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The EOS-1v's rubber-covered magnesium alloy body, combined with a hybrid chassis, 72 individual gaskets for prove moisture and dust resistance, a shutter tested to 150,000 cycles and familiar EOS-1 control layout make this flagship 35mm perfect for any pro.
http://consumer.usa.canon.com/ir/con...p;modelid=7244




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Old Jan 22, 2005, 8:34 PM   #14
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I was remembering their digital cameras, not film. The 1D MkII says (from steve's review):
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Its shutter is durability-tested to 200,000 exposures, the body is highly weather-resistant with more than 70 gaskets and seals, and the camera's lens mount is made of stainless steel (and is fully compatible with all Canon EF, TS-E and MP-E lenses).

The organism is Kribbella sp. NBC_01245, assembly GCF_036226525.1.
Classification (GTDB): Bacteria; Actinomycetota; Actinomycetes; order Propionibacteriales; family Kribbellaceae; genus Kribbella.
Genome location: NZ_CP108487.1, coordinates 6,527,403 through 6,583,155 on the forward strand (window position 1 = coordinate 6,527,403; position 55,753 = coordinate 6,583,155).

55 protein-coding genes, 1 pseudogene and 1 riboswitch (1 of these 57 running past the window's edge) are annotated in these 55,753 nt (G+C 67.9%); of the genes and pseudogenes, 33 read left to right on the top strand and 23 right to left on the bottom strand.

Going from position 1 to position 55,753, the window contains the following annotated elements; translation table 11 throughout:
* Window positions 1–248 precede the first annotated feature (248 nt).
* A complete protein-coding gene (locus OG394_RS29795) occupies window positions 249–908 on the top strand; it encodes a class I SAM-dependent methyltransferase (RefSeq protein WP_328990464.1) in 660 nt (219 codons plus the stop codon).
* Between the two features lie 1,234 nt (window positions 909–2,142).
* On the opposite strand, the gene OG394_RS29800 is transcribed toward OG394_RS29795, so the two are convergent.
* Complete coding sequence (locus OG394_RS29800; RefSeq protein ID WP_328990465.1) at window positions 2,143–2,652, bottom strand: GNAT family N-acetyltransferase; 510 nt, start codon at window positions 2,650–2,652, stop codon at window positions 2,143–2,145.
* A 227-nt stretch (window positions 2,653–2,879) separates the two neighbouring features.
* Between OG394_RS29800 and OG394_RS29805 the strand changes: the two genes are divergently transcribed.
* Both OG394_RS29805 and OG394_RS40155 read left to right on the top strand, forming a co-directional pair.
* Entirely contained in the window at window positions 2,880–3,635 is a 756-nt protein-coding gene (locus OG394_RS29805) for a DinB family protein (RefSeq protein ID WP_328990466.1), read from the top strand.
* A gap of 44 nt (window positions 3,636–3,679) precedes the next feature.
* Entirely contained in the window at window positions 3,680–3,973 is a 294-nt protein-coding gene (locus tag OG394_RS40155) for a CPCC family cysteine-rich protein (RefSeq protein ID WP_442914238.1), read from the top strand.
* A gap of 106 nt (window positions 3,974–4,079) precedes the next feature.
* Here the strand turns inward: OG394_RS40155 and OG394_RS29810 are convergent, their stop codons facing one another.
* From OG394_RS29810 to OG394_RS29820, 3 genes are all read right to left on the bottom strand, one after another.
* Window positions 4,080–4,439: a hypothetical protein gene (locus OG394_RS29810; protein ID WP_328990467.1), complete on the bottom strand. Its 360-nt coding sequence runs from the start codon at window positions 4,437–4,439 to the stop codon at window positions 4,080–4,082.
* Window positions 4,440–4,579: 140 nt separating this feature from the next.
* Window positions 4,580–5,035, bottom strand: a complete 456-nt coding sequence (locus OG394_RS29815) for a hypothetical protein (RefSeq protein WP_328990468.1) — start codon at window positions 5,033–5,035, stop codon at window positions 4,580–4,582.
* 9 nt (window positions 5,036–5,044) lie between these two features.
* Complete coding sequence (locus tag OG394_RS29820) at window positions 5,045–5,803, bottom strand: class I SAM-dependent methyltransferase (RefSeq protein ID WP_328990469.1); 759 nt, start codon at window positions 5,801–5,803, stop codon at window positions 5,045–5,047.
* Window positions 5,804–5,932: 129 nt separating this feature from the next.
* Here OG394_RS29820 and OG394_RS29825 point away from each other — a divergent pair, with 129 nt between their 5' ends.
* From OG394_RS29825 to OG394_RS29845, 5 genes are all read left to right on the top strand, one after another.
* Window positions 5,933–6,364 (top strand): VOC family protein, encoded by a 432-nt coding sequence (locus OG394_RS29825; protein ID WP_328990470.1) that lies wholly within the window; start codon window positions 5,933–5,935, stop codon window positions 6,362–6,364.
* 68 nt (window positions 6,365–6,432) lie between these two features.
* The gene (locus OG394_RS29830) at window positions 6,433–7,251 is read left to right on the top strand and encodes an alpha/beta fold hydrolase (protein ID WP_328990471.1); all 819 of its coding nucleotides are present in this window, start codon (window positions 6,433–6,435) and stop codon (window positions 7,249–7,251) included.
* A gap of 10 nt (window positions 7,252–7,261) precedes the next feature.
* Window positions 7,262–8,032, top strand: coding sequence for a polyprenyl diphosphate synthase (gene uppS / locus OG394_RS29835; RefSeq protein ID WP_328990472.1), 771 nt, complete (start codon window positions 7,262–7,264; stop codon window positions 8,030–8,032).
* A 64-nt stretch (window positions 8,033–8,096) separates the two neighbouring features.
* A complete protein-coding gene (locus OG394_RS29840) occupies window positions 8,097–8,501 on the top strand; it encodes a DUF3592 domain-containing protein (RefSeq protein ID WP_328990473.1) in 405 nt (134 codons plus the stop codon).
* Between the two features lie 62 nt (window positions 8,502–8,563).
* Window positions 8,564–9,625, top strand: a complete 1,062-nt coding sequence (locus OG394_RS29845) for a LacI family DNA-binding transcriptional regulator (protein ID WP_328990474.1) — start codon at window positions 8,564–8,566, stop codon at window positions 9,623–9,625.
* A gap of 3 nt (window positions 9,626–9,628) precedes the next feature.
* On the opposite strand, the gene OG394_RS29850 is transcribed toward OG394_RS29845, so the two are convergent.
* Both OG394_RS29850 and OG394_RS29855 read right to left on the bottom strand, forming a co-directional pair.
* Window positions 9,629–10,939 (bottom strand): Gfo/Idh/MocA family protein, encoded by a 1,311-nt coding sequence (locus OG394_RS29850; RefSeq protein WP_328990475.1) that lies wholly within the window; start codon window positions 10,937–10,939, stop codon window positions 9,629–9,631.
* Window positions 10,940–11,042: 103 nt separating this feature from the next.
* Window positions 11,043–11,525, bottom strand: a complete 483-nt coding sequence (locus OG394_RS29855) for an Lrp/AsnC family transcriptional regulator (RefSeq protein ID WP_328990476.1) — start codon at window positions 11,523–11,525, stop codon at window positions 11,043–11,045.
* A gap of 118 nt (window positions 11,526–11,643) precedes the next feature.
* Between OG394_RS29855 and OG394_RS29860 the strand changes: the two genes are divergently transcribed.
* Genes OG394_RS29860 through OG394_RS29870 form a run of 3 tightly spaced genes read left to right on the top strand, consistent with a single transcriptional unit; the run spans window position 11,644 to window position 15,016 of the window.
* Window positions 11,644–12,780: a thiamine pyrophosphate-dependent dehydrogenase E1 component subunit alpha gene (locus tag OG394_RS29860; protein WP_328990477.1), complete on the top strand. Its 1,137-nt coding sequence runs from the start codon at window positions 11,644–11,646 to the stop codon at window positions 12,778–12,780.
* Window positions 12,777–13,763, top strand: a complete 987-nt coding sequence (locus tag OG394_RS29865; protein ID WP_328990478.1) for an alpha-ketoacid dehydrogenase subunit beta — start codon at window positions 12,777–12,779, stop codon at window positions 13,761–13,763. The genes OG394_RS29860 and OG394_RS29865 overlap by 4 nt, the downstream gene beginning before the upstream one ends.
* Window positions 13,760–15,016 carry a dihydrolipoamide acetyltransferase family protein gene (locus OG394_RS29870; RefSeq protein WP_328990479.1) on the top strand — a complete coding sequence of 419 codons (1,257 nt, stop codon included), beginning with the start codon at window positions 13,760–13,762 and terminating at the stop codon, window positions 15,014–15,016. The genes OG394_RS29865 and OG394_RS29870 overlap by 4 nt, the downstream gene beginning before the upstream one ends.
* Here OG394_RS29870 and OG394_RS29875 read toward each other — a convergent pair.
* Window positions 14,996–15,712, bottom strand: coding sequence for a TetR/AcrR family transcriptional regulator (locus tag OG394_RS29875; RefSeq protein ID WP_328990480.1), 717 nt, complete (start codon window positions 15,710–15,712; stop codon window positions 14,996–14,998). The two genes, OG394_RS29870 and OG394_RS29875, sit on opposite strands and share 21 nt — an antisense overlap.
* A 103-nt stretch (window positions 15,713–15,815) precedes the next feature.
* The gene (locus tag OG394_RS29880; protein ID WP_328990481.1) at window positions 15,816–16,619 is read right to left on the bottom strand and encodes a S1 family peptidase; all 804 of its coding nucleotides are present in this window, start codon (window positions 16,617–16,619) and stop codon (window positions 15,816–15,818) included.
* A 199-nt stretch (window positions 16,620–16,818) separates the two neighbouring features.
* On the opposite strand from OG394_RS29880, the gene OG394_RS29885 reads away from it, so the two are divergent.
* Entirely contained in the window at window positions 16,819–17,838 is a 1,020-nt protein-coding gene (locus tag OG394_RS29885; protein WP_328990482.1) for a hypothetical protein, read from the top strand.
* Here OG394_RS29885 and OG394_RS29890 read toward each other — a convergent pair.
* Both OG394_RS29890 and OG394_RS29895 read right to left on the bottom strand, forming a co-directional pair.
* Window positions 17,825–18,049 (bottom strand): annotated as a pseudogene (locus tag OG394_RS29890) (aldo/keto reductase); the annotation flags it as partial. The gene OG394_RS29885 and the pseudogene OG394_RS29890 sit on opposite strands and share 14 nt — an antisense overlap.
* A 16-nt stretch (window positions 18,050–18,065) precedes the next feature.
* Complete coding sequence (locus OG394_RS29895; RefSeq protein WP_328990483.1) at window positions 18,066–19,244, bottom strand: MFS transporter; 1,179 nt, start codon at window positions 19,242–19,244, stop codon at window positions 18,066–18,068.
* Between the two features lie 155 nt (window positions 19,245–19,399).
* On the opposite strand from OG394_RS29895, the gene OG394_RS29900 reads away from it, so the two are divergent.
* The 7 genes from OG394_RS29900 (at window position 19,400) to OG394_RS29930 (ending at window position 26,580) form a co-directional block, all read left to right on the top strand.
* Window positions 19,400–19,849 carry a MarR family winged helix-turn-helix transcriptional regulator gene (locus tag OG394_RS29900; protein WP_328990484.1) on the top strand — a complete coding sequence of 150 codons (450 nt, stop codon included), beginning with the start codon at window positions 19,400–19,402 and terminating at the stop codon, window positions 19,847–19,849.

My fault, but I was kinda right. Some pro cameras are that high.

Eric
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Old Jan 22, 2005, 9:08 PM   #15
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briers, were expecting up to 20-24 inches by morning... they are saying that the real fun will begin sometime before morning with full on blizzard conditions... its about 6 inches now.. hopfully it will provide for some nice photos tomorrow morning!

sooo the real difference between pro and not-so-pro is the body construction, weather-proofing and how many shots its about good for?? or shall i say the biggest difference?? what about if i got a better lense for the Rebel XL?? it does take nice pictures... but, i do so love the pro1.. especially not having to wait for film to come back after developing, and the fact that you can preview the shot on site.